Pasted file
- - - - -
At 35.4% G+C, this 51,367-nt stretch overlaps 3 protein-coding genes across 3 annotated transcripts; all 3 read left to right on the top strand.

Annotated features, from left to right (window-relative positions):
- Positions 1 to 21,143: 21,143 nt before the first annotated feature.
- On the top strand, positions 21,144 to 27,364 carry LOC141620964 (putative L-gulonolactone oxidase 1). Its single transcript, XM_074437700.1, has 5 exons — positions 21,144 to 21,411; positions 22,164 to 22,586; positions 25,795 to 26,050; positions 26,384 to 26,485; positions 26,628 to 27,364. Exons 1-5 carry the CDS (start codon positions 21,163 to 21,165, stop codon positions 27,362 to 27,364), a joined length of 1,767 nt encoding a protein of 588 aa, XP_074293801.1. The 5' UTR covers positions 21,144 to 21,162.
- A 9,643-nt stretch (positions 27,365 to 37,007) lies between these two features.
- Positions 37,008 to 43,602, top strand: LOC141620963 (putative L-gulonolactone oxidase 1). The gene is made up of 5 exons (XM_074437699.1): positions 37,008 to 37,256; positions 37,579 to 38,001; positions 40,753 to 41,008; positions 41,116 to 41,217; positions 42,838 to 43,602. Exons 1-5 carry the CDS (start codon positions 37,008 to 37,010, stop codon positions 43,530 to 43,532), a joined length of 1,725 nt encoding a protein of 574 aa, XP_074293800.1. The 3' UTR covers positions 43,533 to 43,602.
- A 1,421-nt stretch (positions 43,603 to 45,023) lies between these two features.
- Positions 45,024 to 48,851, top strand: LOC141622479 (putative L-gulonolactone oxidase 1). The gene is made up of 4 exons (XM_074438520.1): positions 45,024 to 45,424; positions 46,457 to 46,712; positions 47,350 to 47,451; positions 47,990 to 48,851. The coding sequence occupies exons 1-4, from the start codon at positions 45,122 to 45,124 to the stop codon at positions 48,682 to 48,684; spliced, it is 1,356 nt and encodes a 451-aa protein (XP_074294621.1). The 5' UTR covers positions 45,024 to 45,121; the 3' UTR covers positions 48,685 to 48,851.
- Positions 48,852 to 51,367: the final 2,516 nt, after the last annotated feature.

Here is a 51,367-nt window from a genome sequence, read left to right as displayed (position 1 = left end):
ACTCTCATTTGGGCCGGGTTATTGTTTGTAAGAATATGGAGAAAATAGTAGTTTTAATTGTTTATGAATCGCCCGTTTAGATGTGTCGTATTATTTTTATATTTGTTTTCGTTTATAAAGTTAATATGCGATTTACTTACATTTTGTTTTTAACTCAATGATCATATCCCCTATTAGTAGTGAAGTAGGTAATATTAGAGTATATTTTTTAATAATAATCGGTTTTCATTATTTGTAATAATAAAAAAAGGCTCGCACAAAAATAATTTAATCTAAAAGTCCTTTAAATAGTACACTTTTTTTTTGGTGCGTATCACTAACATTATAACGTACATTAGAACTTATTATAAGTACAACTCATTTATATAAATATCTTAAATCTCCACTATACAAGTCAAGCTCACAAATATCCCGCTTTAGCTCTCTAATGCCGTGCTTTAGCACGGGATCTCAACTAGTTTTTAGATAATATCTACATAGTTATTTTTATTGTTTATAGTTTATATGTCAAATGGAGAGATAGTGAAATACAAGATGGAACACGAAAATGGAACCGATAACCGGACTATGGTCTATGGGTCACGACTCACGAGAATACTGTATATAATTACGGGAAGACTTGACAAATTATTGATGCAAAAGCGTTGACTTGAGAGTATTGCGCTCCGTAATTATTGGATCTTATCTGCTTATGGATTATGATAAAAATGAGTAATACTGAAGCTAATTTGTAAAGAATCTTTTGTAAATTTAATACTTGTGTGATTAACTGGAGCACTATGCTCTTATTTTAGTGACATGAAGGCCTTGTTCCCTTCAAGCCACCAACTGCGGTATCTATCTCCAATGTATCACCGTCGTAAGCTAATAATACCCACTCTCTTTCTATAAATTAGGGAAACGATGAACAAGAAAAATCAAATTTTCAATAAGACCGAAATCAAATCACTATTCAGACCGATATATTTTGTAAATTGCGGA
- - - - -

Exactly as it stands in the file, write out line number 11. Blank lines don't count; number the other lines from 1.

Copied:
ACTCTCATTTGGGCCGGGTTATTGTTTGTAAGAATATGGAGAAAATAGTAGTTTTAATTGTTTATGAATCGCCCGTTTAGATGTGTCGTATTATTTTTATATTTGTTTTCGTTTATAAAGTTAATATGCGATTTACTTACATTTTGTTTTTAACTCAATGATCATATCCCCTATTAGTAGTGAAGTAGGTAATATTAGAGTATATTTTTTAATAATAATCGGTTTTCATTATTTGTAATAATAAAAAAAGGCTCGCACAAAAATAATTTAATCTAAAAGTCCTTTAAATAGTACACTTTTTTTTTGGTGCGTATCACTAACATTATAACGTACATTAGAACTTATTATAAGTACAACTCATTTATATAAATATCTTAAATCTCCACTATACAAGTCAAGCTCACAAATATCCCGCTTTAGCTCTCTAATGCCGTGCTTTAGCACGGGATCTCAACTAGTTTTTAGATAATATCTACATAGTTATTTTTATTGTTTATAGTTTATATGTCAAATGGAGAGATAGTGAAATACAAGATGGAACACGAAAATGGAACCGATAACCGGACTATGGTCTATGGGTCACGACTCACGAGAATACTGTATATAATTACGGGAAGACTTGACAAATTATTGATGCAAAAGCGTTGACTTGAGAGTATTGCGCTCCGTAATTATTGGATCTTATCTGCTTATGGATTATGATAAAAATGAGTAATACTGAAGCTAATTTGTAAAGAATCTTTTGTAAATTTAATACTTGTGTGATTAACTGGAGCACTATGCTCTTATTTTAGTGACATGAAGGCCTTGTTCCCTTCAAGCCACCAACTGCGGTATCTATCTCCAATGTATCACCGTCGTAAGCTAATAATACCCACTCTCTTTCTATAAATTAGGGAAACGATGAACAAGAAAAATCAAATTTTCAATAAGACCGAAATCAAATCACTATTCAGACCGATATATTTTGTAAATTGCGGA